It’s nice to take a free trip using credit card rewards. Unfortunately, criminal gangs feel the same way and are stealing other people’s rewards points—including those for British Airways and booking site Orbitz—in order to resell them on the Internet.
The rewards scam, which began in Russia but has since spread to English and Spanish speaking markets, represents yet another frontier for cyber criminals to make money by hacking consumer accounts.
According to Flashpoint, a service that monitors activity on the so-called dark web, the crooks are running full-blown travel agencies that let consumers purchase flights or hotel and car packages at a steep discount.
In a blog post describing the scams, Flashpoint also notes that users are encouraged to make reservations in their own names, and that some sites even have community groups where people post vacation photos.
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According to another source familiar with the dark web, which lets people conduct illegal transactions anonymously, there are numerous types of rewards points for sale. Other familiar brands include Southwest Airlines and Canada-based Aeroplan.
In response to a question from Fortune about why the companies don’t put a stop to this, Flashpoint said that some brands use software to detect unusual booking patterns. The problem, however, can be hard to detect since many consumers don’t pay close attention to the balances in their various rewards programs, which means thefts can go undetected for long periods of time.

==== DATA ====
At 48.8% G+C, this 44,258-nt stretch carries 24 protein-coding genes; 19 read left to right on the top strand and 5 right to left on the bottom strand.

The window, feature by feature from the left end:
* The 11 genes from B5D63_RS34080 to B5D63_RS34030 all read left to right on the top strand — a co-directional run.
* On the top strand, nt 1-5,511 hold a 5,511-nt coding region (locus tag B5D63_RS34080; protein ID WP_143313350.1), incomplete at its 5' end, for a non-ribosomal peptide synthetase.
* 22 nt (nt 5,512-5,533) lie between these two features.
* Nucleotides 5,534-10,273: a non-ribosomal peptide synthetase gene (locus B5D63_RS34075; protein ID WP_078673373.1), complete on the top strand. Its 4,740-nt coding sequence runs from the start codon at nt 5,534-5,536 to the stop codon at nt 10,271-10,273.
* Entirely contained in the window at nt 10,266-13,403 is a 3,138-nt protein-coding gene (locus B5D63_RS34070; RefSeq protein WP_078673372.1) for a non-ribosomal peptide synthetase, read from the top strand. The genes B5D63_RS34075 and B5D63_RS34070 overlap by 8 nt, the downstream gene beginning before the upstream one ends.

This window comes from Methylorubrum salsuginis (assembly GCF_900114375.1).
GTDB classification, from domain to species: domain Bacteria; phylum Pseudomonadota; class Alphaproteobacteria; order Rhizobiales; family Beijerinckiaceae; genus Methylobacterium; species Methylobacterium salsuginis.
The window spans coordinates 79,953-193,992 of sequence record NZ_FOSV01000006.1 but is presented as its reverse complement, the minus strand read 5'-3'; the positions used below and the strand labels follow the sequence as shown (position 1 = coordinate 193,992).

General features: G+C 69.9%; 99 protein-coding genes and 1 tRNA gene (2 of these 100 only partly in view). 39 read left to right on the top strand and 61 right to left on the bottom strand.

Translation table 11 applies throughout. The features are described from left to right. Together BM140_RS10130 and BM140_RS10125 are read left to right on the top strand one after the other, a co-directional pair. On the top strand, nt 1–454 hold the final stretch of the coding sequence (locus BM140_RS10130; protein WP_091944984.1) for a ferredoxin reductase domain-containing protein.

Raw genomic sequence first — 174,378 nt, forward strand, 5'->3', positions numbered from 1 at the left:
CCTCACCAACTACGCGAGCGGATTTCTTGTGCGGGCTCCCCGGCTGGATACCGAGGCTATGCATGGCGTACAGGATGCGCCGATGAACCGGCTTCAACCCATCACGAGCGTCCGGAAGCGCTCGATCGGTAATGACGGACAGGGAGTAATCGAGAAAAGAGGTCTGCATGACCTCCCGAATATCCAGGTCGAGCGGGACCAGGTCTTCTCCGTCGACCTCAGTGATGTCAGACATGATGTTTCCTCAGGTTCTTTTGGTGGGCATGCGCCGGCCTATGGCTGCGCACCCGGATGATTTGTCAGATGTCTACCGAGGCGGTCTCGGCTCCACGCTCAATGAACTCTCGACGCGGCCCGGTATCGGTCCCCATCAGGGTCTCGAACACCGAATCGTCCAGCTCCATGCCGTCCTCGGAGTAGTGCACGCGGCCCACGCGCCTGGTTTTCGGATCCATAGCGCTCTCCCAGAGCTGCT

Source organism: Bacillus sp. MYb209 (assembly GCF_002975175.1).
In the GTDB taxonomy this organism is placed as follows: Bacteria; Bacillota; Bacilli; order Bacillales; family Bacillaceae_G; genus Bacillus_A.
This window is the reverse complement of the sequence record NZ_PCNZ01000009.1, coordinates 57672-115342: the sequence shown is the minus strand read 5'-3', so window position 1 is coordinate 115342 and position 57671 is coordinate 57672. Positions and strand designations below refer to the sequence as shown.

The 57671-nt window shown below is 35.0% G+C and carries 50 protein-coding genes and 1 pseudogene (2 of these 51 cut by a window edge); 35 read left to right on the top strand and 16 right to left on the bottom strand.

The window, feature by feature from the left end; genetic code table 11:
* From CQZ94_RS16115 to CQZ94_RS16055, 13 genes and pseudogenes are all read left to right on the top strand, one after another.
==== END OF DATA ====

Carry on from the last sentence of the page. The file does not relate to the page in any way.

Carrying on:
Southwest provided the following statement:
“Southwest has a team that monitors the use of Rapid Rewards points online to ensure Customers are adhering to our polices. We address any misuse identified and implement safeguards to minimize unauthorized activity.”
The other companies did not immediately respond to a request for comment.
According to Flashpoint, the rise of hackers stealing rewards points has been facilitated by the use of “brute force” software, which allows the user to guess a large number of passwords in a short amount of time:
After obtaining a user’s password through brute forcing, cybercriminals can potentially access any rewards points associated with the compromised accounts. A symbiotic relationship exists between the expanding presence of these tools and the marketplace for compromised credentials.
In order to prevent hackers stealing their rewards programs, Flashpoint advises using long and complex passwords since those are harder to guess.
This story was updated at 7:45pm ET with Southwest statement.